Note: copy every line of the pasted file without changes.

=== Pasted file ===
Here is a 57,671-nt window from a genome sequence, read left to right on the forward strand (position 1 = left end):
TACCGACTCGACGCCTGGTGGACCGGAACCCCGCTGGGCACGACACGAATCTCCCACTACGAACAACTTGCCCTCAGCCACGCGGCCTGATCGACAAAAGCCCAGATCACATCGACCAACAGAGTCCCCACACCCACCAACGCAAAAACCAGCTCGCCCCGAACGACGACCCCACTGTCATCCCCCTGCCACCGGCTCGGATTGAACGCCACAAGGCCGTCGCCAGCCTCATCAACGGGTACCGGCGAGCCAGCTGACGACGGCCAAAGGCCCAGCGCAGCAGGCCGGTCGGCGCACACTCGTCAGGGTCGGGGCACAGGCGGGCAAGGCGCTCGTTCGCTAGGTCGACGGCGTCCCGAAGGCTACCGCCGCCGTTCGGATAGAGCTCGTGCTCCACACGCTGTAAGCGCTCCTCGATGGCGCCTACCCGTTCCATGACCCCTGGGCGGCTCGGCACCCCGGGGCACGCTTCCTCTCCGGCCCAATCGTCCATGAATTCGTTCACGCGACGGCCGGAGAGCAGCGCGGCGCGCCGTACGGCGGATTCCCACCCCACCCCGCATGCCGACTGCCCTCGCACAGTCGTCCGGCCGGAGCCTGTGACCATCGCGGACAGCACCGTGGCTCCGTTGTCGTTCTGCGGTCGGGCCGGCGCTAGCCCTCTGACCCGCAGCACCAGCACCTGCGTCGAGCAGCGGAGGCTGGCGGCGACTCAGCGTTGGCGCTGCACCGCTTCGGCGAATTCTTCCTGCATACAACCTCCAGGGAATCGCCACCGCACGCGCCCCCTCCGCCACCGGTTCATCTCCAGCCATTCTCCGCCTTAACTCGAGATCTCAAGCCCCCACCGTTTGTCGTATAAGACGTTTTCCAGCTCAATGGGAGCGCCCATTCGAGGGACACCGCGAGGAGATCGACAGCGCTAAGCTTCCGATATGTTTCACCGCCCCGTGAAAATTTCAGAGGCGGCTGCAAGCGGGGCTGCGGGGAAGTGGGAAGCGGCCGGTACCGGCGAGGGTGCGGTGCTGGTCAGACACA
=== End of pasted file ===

Here is a 57,671-nt window from a genome sequence, read left to right on the forward strand (position 1 = left end):
TACCGACTCGACGCCTGGTGGACCGGAACCCCGCTGGGCACGACACGAATCTCCCACTACGAACAACTTGCCCTCAGCCACGCGGCCTGATCGACAAAAGCCCAGATCACATCGACCAACAGAGTCCCCACACCCACCAACGCAAAAACCAGCTCGCCCCGAACGACGACCCCACTGTCATCCCCCTGCCACCGGCTCGGATTGAACGCCACAAGGCCGTCGCCAGCCTCATCAACGGGTACCGGCGAGCCAGCTGACGACGGCCAAAGGCCCAGCGCAGCAGGCCGGTCGGCGCACACTCGTCAGGGTCGGGGCACAGGCGGGCAAGGCGCTCGTTCGCTAGGTCGACGGCGTCCCGAAGGCTACCGCCGCCGTTCGGATAGAGCTCGTGCTCCACACGCTGTAAGCGCTCCTCGATGGCGCCTACCCGTTCCATGACCCCTGGGCGGCTCGGCACCCCGGGGCACGCTTCCTCTCCGGCCCAATCGTCCATGAATTCGTTCACGCGACGGCCGGAGAGCAGCGCGGCGCGCCGTACGGCGGATTCCCACCCCACCCCGCATGCCGACTGCCCTCGCACAGTCGTCCGGCCGGAGCCTGTGACCATCGCGGACAGCACCGTGGCTCCGTTGTCGTTCTGCGGTCGGGCCGGCGCTAGCCCTCTGACCCGCAGCACCAGCACCTGCGTCGAGCAGCGGAGGCTGGCGGCGACTCAGCGTTGGCGCTGCACCGCTTCGGCGAATTCTTCCTGCATACAACCTCCAGGGAATCGCCACCGCACGCGCCCCCTCCGCCACCGGTTCATCTCCAGCCATTCTCCGCCTTAACTCGAGATCTCAAGCCCCCACCGTTTGTCGTATAAGACGTTTTCCAGCTCAATGGGAGCGCCCATTCGAGGGACACCGCGAGGAGATCGACAGCGCTAAGCTTCCGATATGTTTCACCGCCCCGTGAAAATTTCAGAGGCGGCTGCAAGCGGGGCTGCGGGGAAGTGGGAAGCGGCCGGTACCGGCGAGGGTGCGGTGCTGGTCAGACACA